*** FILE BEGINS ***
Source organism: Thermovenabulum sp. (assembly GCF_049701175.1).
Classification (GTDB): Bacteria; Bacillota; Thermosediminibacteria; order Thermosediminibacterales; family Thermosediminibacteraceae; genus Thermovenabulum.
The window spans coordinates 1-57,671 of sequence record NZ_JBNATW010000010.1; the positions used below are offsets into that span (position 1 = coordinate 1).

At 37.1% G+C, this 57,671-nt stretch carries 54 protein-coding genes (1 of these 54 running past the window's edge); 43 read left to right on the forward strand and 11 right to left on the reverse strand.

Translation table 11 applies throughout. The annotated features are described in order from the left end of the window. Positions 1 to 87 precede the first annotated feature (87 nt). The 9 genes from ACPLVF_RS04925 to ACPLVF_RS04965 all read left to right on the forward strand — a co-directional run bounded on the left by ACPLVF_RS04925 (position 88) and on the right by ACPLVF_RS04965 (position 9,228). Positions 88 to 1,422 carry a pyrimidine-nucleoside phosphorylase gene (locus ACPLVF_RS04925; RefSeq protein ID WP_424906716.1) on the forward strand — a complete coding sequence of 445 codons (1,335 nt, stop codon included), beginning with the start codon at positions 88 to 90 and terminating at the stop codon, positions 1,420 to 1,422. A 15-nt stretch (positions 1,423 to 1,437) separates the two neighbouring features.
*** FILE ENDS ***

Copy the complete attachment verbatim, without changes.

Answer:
Source organism: Thermovenabulum sp. (assembly GCF_049701175.1).
Classification (GTDB): Bacteria; Bacillota; Thermosediminibacteria; order Thermosediminibacterales; family Thermosediminibacteraceae; genus Thermovenabulum.
The window spans coordinates 1-57,671 of sequence record NZ_JBNATW010000010.1; the positions used below are offsets into that span (position 1 = coordinate 1).

At 37.1% G+C, this 57,671-nt stretch carries 54 protein-coding genes (1 of these 54 running past the window's edge); 43 read left to right on the forward strand and 11 right to left on the reverse strand.

Translation table 11 applies throughout. The annotated features are described in order from the left end of the window. Positions 1 to 87 precede the first annotated feature (87 nt). The 9 genes from ACPLVF_RS04925 to ACPLVF_RS04965 all read left to right on the forward strand — a co-directional run bounded on the left by ACPLVF_RS04925 (position 88) and on the right by ACPLVF_RS04965 (position 9,228). Positions 88 to 1,422 carry a pyrimidine-nucleoside phosphorylase gene (locus ACPLVF_RS04925; RefSeq protein ID WP_424906716.1) on the forward strand — a complete coding sequence of 445 codons (1,335 nt, stop codon included), beginning with the start codon at positions 88 to 90 and terminating at the stop codon, positions 1,420 to 1,422. A 15-nt stretch (positions 1,423 to 1,437) separates the two neighbouring features.